Coley Primary School – How do we teach oracy?
Speaking and listening are fundamental to the teaching of English and permeates the whole curriculum – cognitively, socially and linguistically. We want our children to develop effective communication skills for the here and now and also in readiness for later life. Having recently invested in Oracy training with Voice 21 (a national charity that exists to enable teachers and schools to provide a high quality oracy education so that all young people can find their voice for success in school and life) we are committed to building and embedding a culture of oracy throughout our curriculum.
We will ensure that teachers and senior leaders are equipped with the skills to develop oracy for teaching and learning, to plan for talk across the curriculum and to elevate speaking beyond the classroom. By building a culture of oracy within our school, we want to develop our children’s confidence, spoken language and written outcomes across and beyond the curriculum.
Our aim is to enable the children to improve their levels of oracy so that they are express themselves clearly and are able to communicate effectively and confidently in front of any type of audience. These skills are being encouraged in every area of our curriculum as good oracy skills can enhance every type of learning including maths and science. A key part of oracy is for children to think carefully about the language they’re using, and tailor it to their subject, purpose and audience.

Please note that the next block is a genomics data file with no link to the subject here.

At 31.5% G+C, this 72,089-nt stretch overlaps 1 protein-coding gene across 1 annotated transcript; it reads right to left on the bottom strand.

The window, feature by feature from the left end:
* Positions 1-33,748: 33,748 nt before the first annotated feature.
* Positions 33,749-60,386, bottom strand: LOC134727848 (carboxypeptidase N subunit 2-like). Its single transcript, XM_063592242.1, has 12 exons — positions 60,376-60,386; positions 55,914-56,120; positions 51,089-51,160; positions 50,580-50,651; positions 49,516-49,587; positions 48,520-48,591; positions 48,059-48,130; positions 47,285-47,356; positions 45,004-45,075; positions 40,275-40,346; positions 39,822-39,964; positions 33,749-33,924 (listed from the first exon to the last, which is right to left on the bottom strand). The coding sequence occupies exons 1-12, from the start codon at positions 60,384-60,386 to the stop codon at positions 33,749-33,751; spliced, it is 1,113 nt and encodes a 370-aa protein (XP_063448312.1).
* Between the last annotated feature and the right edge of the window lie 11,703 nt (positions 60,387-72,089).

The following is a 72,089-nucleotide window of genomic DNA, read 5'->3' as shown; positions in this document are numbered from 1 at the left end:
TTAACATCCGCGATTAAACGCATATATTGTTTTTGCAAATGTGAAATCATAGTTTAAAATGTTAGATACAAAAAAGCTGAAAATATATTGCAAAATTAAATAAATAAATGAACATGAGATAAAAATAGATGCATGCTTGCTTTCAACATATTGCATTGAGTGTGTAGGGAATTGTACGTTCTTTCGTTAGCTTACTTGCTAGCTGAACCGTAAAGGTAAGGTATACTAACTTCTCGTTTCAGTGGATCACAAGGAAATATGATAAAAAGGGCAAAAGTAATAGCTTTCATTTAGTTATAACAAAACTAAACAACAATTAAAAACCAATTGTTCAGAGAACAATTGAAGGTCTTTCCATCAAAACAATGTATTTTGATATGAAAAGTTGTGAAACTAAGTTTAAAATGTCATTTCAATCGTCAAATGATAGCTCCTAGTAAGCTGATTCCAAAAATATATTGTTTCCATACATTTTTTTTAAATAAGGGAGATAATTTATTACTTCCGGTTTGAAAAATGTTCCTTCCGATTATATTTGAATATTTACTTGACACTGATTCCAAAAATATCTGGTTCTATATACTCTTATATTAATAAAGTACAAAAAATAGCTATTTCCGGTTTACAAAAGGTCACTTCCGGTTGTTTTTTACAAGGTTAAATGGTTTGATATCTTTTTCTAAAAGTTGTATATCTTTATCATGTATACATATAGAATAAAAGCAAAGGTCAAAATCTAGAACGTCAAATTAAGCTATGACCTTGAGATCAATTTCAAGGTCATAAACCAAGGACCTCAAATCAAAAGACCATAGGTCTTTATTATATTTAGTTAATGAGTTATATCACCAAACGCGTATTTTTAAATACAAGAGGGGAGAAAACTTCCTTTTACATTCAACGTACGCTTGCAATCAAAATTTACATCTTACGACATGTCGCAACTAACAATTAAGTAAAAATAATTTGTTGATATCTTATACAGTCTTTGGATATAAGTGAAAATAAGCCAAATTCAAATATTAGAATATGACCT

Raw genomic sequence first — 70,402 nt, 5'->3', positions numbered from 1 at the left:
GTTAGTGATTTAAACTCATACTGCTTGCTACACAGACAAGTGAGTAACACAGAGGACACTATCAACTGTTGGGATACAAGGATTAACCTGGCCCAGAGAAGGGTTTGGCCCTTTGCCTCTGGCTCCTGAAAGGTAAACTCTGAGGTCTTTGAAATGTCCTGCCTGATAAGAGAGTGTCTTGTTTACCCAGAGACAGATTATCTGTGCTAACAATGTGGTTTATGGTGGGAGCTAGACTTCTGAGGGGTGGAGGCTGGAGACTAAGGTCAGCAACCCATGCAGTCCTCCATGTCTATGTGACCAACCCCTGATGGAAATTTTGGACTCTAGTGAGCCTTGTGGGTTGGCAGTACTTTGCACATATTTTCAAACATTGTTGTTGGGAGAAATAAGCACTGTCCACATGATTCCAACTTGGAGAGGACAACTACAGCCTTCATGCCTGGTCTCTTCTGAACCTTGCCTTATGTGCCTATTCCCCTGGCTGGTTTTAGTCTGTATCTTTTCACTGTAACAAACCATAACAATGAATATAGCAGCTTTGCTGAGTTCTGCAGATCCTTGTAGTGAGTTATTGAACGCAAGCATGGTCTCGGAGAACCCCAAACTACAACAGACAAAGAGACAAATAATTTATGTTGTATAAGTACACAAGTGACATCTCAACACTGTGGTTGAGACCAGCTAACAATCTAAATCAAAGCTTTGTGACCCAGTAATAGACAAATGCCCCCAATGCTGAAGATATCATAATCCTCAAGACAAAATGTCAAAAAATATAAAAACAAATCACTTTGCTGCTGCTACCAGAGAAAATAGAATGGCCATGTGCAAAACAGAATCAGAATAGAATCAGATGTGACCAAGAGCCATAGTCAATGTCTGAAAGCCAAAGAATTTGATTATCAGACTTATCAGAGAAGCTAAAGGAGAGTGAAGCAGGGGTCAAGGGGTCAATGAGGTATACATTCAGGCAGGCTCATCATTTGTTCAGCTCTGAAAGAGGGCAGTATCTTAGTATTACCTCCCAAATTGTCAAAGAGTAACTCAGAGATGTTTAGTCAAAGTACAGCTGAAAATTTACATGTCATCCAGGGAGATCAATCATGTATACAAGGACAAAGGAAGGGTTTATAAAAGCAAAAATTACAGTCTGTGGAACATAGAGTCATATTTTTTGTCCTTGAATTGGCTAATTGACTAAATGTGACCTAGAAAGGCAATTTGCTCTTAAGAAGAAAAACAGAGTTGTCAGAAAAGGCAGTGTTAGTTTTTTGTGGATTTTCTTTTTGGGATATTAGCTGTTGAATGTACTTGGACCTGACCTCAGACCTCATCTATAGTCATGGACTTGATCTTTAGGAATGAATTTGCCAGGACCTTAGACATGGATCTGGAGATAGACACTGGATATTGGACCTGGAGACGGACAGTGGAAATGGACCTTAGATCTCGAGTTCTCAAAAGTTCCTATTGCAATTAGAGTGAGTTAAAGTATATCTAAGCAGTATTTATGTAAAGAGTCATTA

So much in life depends on being a good communicator, so it’s vital that children learn the importance of oracy from a young age. Children who start school with limited communication skills are six times less likely than their peers to reach the expected standards in English at the end of Year 6. We are aware of children’s different starting points therefore developing oracy skills is crucial in improving our children’s life chances.
We also recognise that children who communicate well are more likely to form good relationships with other children and adults, therefore it is important that our children are able to listen to others, and respond appropriately. Purposeful talk is used to drive forward learning, through talk in the classroom, which has been planned, designed, modelled, scaffolded and structured to enable all learners to develop the skills needed to talk effectively.
At Coley Primary School we have adopted the Voice 21 framework for oracy which breaks down the teaching of speaking and listening into four strands:
Social and Emotional
We promote classrooms rich in talk, in which questions are planned, peer conversations are modelled and scaffolded and the teacher uses talk skilfully to develop thinking. From EYFS to Year 6, children are given opportunities to develop oracy skills and build their confidence in talk for formal and informal situations, both in and outside the classroom.
We have an embedded oracy curriculum ensuring the children have an opportunity to practice a variety of types of talk and practise the skills needed for different oracy outcomes:
The deliberate, explicit and systematic teaching of oracy across the school and throughout the curriculum will support our children to make progress in the four strands of oracy. Our children will have opportunities to 'Speak like an Expert’ Deepening and embedding subject knowledge, understanding and reasoning.
A range of purposeful opportunities are used to encourage learning through talk and learning to talk, including:
Oracy skills will be assessed using the oracy framework. Teachers and Senior Leaders can use the progression statements from the Oracy Progression Map to monitor progress and attainment. Each year group has oracy objectives which build on and extend from the previous year ensuring progression as the children move through the school.
Through the teaching of oracy, children will be able to: